- Location influences behaviour and introduces constraints. It is almost impossible to hold a camera phone steady enough to scan a QR code on a moving train.
How could this situation be improved? One very simple step would be to do what mobile does best and bring the advertisement to the user, rather than expecting the user to go to the advertisement. Why not simply position to the ‘action point’ with its NFC tag and QR code on the table top, where it is within easy reach of the passengers, instead of next to the poster, where no one can use it?
In addition to our explorations of user experience at the MEX events and in our research publications, MEX also works directly with companies to troubleshoot these kind of barriers to customer engagement. In 2 days, we can identify where a company has a customer experience issue, help management understand its implications and agree a plan to solve it – why not get in touch and challenge us to do it for your company?
Thanks for the field notes, very typical of NFC implementations the world over.
We recently sent a team to South Korea to look at NFC and contactless payments in the wild. While there is far greater penetration of these services in Seoul than anywhere else in the world, that also means there are more ill-thought out user experiences like the one you’ve shared. We even developed a name for this type of implementation: wreckage. All over the city there are badly conceived, poorly implemented, broken or under-supported instances of NFC services. We began to wonder if there’s a phenomenon by which a new technology becomes its own negative advert for itself ( i.e. NFC must be useless because most NFC implementations I encounter are so poor.) In fact, of course, the problem is design not technology. Not enough consideration given to the human-factor as we translate an idea into a working service…
p.s. Marek you should come over and look at our research materials!
‘Wreckage’ is a good word for it. I focused on the train example, but there are several others in the MEX archives, like the ‘tap for the latest bus times at this stop’ which had incorrectly geo-coded itself to a different bus stop several miles away.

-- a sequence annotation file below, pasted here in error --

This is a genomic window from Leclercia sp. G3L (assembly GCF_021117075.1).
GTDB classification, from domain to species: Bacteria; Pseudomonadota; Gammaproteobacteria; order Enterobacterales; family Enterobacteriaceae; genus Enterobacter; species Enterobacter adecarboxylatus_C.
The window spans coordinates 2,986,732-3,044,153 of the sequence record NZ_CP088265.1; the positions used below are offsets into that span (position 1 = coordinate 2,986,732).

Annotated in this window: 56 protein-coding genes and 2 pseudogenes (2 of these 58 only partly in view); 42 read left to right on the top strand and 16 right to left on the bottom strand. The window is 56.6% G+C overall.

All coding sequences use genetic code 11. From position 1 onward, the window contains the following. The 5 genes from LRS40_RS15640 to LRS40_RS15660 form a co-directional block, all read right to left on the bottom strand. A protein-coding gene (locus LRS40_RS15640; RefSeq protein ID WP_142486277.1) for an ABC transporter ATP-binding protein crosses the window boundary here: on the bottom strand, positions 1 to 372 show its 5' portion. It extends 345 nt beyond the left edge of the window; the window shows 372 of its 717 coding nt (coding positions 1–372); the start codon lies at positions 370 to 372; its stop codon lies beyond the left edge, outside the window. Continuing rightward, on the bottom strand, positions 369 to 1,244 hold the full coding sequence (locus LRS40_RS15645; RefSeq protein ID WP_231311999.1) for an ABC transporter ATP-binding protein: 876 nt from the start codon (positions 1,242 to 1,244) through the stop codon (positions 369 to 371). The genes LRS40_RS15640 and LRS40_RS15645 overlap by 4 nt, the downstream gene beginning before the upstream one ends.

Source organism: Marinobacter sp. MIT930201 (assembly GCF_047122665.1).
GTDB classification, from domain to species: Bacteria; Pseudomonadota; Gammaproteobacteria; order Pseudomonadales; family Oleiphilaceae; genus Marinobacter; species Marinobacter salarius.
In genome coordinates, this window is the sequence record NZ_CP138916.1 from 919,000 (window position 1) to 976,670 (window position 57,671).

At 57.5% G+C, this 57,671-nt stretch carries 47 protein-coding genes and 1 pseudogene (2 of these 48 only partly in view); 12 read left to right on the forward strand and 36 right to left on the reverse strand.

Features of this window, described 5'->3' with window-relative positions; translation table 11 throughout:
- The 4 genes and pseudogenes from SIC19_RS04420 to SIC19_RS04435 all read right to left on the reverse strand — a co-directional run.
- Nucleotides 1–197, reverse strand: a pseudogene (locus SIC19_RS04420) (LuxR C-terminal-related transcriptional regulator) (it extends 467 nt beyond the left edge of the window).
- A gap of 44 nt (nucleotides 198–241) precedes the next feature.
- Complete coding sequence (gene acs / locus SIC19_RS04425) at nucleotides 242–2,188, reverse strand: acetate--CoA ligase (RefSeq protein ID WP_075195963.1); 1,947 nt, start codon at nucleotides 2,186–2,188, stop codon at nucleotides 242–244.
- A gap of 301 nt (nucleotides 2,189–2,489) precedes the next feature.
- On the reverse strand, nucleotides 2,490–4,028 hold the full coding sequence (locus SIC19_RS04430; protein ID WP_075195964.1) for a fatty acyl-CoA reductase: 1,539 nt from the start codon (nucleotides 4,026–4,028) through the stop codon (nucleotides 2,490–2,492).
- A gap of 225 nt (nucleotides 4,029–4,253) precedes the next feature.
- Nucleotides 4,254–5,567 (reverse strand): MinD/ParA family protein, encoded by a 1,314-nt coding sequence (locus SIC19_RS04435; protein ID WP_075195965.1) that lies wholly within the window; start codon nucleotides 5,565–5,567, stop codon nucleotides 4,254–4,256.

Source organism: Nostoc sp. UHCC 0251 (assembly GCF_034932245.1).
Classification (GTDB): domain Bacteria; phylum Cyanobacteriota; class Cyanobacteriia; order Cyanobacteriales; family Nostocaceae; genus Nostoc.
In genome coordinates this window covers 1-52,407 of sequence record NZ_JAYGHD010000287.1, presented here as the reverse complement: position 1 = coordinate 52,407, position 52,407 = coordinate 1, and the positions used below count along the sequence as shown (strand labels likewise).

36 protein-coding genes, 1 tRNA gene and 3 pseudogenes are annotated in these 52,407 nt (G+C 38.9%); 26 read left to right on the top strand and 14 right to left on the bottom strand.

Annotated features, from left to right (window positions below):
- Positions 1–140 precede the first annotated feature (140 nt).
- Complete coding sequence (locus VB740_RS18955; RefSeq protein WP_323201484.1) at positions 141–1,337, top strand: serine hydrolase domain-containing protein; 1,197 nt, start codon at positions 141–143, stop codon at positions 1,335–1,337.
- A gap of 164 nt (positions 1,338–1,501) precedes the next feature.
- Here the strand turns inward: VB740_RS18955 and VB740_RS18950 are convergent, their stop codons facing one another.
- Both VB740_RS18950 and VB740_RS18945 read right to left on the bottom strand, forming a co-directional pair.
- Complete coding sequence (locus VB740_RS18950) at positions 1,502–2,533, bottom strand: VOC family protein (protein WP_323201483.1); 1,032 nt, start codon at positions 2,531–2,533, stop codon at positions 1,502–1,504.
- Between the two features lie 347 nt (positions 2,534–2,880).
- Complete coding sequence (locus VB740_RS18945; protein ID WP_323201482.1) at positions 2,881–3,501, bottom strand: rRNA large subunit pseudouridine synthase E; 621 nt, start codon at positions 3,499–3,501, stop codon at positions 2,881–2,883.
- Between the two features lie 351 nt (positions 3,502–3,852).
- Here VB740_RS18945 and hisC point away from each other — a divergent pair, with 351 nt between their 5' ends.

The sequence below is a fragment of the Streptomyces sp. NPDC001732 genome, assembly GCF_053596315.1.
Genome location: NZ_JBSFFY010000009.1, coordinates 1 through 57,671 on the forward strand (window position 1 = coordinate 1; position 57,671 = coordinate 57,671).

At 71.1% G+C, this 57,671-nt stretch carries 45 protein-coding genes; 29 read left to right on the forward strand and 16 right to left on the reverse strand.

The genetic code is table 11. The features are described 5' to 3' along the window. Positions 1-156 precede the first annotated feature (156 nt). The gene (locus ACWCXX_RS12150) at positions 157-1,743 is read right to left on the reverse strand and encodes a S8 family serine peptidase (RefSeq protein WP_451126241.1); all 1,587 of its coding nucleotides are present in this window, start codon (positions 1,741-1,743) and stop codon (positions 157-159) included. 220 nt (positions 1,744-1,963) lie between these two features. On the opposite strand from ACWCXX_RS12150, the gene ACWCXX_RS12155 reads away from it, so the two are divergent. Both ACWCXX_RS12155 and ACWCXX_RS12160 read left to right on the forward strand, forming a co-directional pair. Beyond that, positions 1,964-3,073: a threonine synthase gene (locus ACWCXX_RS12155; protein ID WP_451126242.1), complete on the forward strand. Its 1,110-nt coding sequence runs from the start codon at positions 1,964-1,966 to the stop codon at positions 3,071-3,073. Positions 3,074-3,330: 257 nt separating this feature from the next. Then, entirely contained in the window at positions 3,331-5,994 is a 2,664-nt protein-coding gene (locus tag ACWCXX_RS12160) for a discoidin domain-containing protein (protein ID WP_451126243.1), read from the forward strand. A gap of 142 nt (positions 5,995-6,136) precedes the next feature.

Perhaps the underlying problem here is that NFC is just an inappropriate ‘link’ technology in many of the advertising-like scenarios where it has been deployed? Even if the tag on the train had been working or had been better positioned, the action of tapping it doesn’t really add anything aside from novelty. Touching your phone to an advert to access further information just doesn’t feel natural for some reason…maybe it has something to do with how we expect the flow of advertising to work – more push-then-search instead of see-then-pull?
In contrast, something like tap to pair, where a user might touch together their headphones and mobile device to establish a wireless link, feels sensible. There’s also less risk of environmental factors causing it to go awry: the user has physical control of both devices, so can line them up better; the transaction is completed locally without the risk of finding the cellular network has dropped because they’re on a fast moving train; not to mention lower risk of human error, like the maintenance person forgetting to load the correct URL to the NFC tag when they updated the advert!
We’re planning a theme around proximal interactions (working title!) for the next MEX cycle and the event – would love to compare notes.
Hello, I’ve seen a similar installation but in an open section, the wheelchair refuge bit. I’m not sure if it made it better or worse. Don’t have NFC to try that, we code on an iphone is clumsy and didn’t want my number harvested my SMS so left it.